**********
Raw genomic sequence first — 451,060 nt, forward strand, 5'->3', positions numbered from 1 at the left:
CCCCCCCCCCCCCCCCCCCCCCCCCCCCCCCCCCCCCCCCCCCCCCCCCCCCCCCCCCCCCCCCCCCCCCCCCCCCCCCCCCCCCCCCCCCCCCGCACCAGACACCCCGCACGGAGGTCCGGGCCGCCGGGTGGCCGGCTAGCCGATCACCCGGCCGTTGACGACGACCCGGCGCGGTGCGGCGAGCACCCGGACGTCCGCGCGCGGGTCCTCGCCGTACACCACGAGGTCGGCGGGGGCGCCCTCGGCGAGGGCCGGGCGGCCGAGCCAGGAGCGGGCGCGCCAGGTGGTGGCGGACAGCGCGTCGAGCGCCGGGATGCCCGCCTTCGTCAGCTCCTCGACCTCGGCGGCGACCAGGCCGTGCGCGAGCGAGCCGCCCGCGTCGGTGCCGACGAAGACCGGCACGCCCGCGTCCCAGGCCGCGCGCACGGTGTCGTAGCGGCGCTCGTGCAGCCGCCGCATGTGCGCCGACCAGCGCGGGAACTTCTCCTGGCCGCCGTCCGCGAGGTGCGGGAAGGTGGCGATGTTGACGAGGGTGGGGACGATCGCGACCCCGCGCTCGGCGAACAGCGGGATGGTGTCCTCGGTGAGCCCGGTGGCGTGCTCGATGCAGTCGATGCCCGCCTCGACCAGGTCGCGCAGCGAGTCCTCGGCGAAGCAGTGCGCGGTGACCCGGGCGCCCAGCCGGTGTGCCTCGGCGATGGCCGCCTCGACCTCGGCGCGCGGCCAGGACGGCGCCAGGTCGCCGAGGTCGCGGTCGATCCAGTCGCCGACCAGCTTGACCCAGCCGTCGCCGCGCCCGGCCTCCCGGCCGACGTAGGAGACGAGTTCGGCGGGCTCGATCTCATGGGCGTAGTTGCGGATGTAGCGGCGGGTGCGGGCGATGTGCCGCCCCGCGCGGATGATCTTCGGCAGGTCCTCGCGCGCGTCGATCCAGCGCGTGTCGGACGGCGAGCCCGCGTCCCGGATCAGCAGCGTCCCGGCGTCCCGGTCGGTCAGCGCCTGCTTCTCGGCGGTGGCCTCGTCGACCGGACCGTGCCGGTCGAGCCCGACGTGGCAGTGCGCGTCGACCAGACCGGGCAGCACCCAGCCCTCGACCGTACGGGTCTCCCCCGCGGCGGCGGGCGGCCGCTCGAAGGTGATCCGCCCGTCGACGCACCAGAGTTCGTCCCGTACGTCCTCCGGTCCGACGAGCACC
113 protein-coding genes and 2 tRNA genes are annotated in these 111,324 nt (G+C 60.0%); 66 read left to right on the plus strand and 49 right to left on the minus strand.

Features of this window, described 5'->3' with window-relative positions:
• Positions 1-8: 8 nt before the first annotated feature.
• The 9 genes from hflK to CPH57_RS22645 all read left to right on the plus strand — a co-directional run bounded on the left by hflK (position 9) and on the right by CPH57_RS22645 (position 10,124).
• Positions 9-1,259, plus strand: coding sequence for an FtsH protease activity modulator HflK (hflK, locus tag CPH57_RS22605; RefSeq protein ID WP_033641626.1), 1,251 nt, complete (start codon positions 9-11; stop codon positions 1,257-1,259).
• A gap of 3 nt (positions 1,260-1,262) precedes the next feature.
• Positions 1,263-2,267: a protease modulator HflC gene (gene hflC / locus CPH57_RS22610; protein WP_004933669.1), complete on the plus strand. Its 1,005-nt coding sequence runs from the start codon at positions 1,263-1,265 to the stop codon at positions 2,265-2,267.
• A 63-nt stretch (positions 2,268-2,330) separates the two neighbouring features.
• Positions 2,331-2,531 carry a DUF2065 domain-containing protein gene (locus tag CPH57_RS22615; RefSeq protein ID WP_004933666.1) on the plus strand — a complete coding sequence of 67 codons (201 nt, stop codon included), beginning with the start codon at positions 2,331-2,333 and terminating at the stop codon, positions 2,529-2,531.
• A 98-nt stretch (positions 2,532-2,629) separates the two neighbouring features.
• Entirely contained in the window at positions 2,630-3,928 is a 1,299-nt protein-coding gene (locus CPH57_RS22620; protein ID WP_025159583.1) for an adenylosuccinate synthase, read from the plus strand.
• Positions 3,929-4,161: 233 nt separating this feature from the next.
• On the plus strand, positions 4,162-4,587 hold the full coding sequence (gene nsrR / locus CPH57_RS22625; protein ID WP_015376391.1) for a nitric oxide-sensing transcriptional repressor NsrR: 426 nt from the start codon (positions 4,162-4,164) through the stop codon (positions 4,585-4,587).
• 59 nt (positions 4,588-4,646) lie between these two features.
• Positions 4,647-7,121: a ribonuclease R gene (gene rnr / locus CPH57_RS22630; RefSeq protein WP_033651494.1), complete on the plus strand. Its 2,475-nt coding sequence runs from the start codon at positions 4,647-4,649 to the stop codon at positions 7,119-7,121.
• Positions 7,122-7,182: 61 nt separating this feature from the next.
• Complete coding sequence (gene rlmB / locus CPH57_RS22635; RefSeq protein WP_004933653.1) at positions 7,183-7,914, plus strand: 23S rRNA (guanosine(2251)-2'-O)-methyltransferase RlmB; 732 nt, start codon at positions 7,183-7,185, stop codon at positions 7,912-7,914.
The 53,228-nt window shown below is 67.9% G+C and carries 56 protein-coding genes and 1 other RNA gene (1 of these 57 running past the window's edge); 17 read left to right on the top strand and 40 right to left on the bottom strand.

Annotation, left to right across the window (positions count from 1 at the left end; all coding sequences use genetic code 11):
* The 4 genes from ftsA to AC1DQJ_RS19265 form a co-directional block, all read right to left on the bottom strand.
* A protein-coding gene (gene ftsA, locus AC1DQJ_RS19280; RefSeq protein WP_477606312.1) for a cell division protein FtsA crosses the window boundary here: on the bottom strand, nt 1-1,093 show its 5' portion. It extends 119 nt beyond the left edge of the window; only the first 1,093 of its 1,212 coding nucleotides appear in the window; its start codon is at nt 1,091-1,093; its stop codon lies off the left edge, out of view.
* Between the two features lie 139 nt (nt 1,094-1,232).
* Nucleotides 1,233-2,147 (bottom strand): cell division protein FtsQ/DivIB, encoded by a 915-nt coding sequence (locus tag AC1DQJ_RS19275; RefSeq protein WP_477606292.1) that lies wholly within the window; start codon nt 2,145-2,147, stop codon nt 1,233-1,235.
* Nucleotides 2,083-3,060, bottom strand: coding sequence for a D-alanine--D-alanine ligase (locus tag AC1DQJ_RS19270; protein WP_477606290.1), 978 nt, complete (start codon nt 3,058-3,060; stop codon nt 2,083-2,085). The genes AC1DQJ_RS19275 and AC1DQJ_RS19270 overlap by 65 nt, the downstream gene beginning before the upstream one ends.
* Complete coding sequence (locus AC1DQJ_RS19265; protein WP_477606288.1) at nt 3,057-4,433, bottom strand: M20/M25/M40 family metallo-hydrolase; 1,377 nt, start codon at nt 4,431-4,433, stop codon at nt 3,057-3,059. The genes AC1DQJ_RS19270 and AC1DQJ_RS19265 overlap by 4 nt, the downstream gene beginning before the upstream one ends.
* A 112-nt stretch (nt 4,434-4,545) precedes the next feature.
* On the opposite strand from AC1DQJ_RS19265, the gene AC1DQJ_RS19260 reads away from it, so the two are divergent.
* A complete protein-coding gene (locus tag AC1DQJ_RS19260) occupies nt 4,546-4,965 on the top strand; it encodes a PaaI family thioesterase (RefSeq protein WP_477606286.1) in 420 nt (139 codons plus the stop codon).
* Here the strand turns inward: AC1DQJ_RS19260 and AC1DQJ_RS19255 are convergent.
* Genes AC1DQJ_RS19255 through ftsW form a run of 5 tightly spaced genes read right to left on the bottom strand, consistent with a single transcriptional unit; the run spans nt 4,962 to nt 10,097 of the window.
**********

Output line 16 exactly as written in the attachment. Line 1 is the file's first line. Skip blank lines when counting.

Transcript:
• 59 nt (positions 4,588-4,646) lie between these two features.